Elsa Gindler

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Elsa Gindler (1885–1961) was a somatic bodywork pioneer in Germany.

Born in Berlin, gymnastics teacher, student of Hedwig Kallmeyer (who, in turn, had been a student of Genevieve Stebbins).

From her personal experience of recovering from an attack of tuberculosis (by concentrating to breathe with her healthy lung and rest the diseased lung) Gindler helped originate an entire school of bodywork, in close collaboration with Heinrich Jacoby.

What Gindler had called Arbeit am Menschen (work on the human being) emphasised self-observation and growing understanding of one's individual physically related condition. Simple actions such as sitting, standing, walking etc. were explored, also in everyday situations.

This became one of the bases of body psychotherapy since many of the most influential body psychotherapists studied with her or "Sensory Awareness" with Charlotte Selver at the Esalen Institute around 1962. Three other students of Gindler were Elsa Lindenberg,[1] the partner of Wilhelm Reich and Laura Perls wife of Fritz Perls and Carola Speads[2]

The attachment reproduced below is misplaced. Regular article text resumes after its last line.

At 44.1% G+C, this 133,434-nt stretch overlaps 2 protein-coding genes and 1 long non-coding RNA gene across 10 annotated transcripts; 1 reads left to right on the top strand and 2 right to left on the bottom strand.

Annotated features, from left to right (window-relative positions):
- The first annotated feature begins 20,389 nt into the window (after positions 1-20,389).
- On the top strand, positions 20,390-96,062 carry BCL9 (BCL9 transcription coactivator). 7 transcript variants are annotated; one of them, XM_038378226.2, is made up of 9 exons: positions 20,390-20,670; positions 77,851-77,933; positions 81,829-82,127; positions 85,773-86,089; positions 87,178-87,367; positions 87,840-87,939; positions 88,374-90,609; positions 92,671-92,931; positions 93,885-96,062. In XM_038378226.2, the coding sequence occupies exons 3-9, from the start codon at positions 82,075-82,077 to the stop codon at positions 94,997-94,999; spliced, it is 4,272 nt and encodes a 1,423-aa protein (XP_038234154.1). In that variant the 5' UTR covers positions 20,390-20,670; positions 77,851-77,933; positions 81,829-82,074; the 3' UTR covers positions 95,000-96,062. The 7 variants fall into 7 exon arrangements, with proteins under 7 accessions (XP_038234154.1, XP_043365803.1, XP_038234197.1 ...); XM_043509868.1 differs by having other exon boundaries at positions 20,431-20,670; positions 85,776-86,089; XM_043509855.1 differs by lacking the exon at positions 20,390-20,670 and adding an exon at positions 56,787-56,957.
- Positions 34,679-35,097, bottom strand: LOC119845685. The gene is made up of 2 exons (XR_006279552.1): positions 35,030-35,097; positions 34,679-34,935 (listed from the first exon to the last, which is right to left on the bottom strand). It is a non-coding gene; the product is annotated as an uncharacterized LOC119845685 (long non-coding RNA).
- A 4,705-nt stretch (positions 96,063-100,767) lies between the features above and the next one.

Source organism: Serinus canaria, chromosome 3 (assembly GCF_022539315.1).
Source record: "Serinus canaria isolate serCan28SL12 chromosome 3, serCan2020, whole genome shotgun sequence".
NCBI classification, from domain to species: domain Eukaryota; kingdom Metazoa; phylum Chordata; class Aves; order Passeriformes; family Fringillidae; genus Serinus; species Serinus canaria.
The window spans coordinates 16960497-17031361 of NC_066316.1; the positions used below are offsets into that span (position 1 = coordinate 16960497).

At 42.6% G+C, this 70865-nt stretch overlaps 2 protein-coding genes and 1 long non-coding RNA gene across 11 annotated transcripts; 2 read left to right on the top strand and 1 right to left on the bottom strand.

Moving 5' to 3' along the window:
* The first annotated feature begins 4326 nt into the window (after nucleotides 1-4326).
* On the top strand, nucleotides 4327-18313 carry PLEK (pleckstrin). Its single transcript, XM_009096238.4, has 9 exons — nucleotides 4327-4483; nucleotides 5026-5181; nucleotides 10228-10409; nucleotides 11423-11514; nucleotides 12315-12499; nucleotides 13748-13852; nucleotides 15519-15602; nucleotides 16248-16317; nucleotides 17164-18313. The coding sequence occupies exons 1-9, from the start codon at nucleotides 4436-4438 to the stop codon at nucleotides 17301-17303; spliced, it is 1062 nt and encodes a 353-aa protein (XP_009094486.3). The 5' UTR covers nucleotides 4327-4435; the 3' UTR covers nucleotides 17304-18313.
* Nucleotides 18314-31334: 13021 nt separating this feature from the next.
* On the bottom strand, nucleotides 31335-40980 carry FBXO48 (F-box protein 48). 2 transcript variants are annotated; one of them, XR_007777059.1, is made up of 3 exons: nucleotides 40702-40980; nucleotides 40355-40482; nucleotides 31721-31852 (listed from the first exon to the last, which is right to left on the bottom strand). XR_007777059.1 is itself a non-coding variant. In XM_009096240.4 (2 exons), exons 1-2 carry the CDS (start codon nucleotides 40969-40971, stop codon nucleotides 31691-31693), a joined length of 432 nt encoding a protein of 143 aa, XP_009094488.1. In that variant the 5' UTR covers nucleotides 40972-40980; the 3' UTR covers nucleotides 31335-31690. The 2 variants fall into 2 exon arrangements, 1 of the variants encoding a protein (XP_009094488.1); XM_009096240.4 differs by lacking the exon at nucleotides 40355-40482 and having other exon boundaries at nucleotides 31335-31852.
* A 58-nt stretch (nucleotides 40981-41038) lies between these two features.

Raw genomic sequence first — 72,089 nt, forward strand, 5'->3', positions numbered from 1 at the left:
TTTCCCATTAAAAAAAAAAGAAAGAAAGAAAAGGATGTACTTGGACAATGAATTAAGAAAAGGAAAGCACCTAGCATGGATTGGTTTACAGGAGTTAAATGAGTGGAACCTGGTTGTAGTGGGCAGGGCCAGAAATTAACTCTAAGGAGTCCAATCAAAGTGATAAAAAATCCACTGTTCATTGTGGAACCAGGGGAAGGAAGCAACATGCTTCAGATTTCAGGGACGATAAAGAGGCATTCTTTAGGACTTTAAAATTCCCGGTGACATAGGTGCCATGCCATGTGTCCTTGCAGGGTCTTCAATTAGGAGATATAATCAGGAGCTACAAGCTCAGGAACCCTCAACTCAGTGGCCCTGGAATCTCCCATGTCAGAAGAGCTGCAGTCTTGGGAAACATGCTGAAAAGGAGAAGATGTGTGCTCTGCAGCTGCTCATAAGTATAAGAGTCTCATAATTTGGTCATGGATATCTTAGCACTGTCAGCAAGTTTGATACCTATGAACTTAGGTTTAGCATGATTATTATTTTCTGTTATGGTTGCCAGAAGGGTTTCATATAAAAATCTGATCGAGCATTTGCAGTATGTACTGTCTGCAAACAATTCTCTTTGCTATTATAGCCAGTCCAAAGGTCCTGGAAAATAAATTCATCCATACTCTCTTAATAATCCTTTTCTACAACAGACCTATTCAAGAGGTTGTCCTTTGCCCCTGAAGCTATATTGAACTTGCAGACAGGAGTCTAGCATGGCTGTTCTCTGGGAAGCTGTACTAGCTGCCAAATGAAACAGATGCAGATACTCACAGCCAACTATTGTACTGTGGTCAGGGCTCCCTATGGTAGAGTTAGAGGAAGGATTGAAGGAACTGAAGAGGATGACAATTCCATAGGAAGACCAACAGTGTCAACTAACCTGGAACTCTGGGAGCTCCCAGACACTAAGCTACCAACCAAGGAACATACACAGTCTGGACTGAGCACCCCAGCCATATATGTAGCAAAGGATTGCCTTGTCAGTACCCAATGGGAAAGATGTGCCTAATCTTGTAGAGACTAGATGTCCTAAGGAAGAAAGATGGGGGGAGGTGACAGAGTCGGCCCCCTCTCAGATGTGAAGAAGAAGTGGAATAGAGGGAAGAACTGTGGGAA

During the Nazi-period of Germany, Gindler used these investigations and experimental exercises with her students to covertly help people who were persecuted by the regime. For her assistance to the Jewish population of Berlin, she was distinguished as a righteous among the nations and a tree was planted in Yad Vashem in her honour.

Influences on other therapies by Elsa Gindlers work and by Sensory Awareness[edit]

Gindler's work has been continued and influenced the following movement and health-care therapies/originators:

- Germany: Sophie Ludwig (1901–1997)
- Hungary: Emmi Pikler (child-care) (1902–1984)
- Israel: Moshe Feldenkrais (1904–1984)
- Switzerland: Ruth Matter (1904–1995)
- Switzerland: Heinrich Jacoby
- France: Lily Ehrenfried:Methode Ehrenfried / Gymnastique Holistique
- United States of America:


  • History of Esalen Institute
  • German Wikipedia article on Elsa Gindler (translation requested)
  • Saltonstall, Ellen, Kinetic Awareness Discovering Your Bodymind. pages 19–24. Kinetic Awareness Center, New York City (U.S.A.) 1988. ISBN 0-89062-232-9


  1. ^ See: Store norske leksikon (The Norwegian Encyclopedia): http://snl.no/Elsa_Lindenberg (Retrieved 3. June 2014).
  2. ^ See: Carola Speads (1978). "Ways to Better Breathing." Healing Arts Press, Rochester. VT.

External links[edit]

in German:

in English: